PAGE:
Previous to becoming a politician, Adolf Hitlers dream was to be an artist. After being refused twice from art school for being too architectural in style, he turned to politics and when the Nazi party came into power after the first world war, no one could have expected what was to follow. The controlling nature of Hitler and his party seeped its way into culture and the arts as they tried to brainwash the public into appreciating only traditional and romantic art styles and disregarding all other new and modern art which they named ‘Degenerate’. In order to try to influence the publics opinion of these modern and abstract works, Hitler arranged for two exhibitions of artwork, one of what he perceived as ‘good’ art and one of ‘degenerate’ art. He was very disrespectful to the artists and work of the modern movements as he wanted to portray them as unprofessional. He did so by ordering them to be arranged badly on the wall and be accompanied by handwritten information signs. A room that consisted of only abstract art was named “The Insanity Room”, amongst other suggestions of biased views. The summer before the exhibition, Hitler Stated “Works of art which cannot be understood in themselves but need some pretentious instruction book to justify their existence will never again find their way to the German people”.
The artworks that Hitler approved of were predominantly paintings that were seen as more traditional in subject and style. These were hung on the gallery walls professionally and neatly, to show that they should be respected and appreciated. This intention to culturally control the public backfired significantly when the ‘Degenerate’ art exhibition was far more popular than the one of classical art.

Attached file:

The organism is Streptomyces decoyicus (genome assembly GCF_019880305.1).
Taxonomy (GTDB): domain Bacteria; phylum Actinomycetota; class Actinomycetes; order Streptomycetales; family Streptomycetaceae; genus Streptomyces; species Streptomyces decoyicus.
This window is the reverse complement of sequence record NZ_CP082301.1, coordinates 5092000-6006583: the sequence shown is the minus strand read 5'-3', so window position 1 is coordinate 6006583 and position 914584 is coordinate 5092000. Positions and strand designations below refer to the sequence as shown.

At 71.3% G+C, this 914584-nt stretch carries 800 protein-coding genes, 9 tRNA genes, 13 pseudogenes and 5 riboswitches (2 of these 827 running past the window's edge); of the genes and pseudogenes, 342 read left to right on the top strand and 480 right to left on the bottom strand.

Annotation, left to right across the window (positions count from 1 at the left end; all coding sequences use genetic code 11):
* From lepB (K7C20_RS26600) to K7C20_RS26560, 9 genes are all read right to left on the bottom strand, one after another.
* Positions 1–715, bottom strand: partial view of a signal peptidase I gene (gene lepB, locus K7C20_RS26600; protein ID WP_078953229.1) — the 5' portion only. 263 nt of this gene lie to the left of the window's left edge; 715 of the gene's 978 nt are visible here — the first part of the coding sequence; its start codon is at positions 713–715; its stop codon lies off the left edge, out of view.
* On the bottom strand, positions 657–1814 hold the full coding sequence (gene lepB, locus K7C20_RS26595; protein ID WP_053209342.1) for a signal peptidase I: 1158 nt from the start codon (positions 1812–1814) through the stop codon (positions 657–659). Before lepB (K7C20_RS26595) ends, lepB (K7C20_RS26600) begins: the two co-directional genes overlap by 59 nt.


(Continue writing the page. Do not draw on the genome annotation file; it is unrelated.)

Throughout the years of 1937 and 1938, Hitlers attempts to culturally cleanse Germany continued when over 16,000 artworks of ‘Degenerate Art’ were removed from German Museums. Artworks were burned, sold for very little or kept to simply ridicule and ‘educate’ Germany as to what was commendable art and what wasn’t. Throughout years since then, many pieces that were seized or sold have been uncovered, the most recent, in Munich which were being hidden in the flat of Cornelius Gurlitt. Gurlitts father was an art collector for Hitler and had collected over 1,500 works by artists such as Pablo Picasso, Henri Matisse and Paul Klee. Cornelius Gurlitt, now an 80-year-old man, had kept this stash a secret for many years, and when he needed money, would sell some of the lesser known paintings in order to avoid publicity. Discoveries like this prove invaluable to current artists, art critics and art enthusiasts to further their understandings of some of the greatest works of the modernist movement. It is hopeful that more discoveries like this will occur in future years but it is unlikely that we will ever know if all paintings will be recovered.
Lectures by Donna Leishman